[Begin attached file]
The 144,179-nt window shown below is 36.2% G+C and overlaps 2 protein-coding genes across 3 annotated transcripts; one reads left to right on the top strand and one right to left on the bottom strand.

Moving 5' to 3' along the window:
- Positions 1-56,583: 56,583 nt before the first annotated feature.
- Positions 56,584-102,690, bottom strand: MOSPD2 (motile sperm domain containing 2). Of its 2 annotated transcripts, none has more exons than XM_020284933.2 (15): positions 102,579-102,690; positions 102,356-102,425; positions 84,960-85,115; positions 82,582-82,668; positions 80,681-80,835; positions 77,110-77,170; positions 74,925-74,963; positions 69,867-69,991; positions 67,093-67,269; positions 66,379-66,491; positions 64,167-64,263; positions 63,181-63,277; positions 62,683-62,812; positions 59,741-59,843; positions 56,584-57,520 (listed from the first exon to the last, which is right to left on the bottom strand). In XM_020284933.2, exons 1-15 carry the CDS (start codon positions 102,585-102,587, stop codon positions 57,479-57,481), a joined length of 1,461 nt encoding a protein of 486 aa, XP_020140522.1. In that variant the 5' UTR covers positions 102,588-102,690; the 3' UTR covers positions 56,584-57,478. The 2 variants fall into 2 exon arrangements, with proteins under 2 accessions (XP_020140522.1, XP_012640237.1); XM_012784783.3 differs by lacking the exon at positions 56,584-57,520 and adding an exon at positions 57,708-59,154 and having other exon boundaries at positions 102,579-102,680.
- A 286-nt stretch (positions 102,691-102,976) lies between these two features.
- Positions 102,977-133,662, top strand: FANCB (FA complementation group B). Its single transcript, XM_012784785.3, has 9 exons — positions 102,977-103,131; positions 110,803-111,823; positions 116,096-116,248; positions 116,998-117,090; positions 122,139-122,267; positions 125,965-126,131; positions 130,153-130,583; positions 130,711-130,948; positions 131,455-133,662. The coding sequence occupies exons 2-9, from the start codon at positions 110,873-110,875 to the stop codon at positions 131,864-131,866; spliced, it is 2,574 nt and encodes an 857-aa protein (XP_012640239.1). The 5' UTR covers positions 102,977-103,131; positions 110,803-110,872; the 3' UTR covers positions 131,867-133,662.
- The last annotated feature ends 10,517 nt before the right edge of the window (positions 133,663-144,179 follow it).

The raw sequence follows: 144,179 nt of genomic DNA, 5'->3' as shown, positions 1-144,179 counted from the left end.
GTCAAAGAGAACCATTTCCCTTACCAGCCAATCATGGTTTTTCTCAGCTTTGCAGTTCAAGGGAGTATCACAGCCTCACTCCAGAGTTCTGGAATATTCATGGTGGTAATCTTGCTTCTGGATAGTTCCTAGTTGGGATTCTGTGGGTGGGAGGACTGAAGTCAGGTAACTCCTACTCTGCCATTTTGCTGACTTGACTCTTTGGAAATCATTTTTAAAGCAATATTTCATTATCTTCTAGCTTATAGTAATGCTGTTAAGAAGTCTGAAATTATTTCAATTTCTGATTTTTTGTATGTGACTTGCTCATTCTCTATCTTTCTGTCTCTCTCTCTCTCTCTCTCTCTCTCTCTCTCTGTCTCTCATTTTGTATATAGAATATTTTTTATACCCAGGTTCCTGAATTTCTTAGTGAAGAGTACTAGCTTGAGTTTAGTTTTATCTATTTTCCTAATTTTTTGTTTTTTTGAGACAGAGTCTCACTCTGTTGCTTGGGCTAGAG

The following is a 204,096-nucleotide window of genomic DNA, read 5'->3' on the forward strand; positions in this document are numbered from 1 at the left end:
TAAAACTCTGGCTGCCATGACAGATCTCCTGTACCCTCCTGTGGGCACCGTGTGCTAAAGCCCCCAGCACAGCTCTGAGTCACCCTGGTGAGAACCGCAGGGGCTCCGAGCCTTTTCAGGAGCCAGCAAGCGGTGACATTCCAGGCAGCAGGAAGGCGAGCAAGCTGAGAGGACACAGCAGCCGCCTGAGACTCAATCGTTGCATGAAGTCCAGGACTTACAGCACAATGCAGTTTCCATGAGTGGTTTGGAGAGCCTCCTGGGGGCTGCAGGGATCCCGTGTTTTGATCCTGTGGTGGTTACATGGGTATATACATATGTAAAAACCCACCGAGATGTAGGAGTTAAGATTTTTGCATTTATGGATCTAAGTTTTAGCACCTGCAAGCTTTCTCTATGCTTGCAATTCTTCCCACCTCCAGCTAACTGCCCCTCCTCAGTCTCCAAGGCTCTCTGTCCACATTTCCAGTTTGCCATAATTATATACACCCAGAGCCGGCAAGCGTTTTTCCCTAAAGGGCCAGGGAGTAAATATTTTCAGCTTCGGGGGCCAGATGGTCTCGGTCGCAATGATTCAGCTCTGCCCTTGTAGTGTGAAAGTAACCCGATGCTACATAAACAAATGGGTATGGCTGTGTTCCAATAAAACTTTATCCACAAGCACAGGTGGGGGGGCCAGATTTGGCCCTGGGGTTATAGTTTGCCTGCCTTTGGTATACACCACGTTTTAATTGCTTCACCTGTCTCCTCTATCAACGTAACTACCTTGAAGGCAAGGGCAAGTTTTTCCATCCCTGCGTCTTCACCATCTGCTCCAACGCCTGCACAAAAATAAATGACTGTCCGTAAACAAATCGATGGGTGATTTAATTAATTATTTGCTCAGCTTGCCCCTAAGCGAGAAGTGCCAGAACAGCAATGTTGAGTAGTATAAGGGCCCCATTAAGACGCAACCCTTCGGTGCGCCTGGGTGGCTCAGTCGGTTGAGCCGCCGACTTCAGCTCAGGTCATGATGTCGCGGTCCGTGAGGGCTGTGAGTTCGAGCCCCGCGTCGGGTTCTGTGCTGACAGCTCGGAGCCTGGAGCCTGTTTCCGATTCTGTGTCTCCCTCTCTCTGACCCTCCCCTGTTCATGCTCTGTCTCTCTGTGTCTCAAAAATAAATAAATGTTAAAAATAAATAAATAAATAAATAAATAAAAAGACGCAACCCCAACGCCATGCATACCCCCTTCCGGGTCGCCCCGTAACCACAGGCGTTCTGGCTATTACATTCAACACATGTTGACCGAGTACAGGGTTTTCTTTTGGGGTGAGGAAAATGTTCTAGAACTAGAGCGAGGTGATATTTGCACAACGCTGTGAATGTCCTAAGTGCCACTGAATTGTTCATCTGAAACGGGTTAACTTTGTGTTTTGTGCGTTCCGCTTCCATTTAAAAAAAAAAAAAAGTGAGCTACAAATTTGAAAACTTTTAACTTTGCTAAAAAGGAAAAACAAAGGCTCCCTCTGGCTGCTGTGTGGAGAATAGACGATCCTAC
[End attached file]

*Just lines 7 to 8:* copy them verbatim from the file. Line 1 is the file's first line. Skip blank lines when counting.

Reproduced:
- The last annotated feature ends 10,517 nt before the right edge of the window (positions 133,663-144,179 follow it).

The raw sequence follows: 144,179 nt of genomic DNA, 5'->3' as shown, positions 1-144,179 counted from the left end.